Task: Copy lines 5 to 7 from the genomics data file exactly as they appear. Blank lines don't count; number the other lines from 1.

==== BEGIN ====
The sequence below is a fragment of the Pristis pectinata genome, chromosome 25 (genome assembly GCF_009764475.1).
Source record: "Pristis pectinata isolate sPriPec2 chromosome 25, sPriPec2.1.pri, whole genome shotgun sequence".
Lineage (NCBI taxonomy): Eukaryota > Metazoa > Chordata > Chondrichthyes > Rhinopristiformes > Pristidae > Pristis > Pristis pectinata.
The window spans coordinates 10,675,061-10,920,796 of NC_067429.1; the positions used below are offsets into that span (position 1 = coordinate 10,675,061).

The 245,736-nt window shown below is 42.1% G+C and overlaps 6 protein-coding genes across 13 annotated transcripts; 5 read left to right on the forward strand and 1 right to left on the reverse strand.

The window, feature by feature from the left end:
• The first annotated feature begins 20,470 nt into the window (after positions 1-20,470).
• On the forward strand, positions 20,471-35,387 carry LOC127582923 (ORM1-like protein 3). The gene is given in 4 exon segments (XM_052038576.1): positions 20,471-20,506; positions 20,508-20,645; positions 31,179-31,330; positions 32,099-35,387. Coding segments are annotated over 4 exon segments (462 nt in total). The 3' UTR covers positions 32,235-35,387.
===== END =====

The 245,736-nt window shown below is 42.1% G+C and overlaps 6 protein-coding genes across 13 annotated transcripts; 5 read left to right on the forward strand and 1 right to left on the reverse strand.

The window, feature by feature from the left end:
• The first annotated feature begins 20,470 nt into the window (after positions 1-20,470).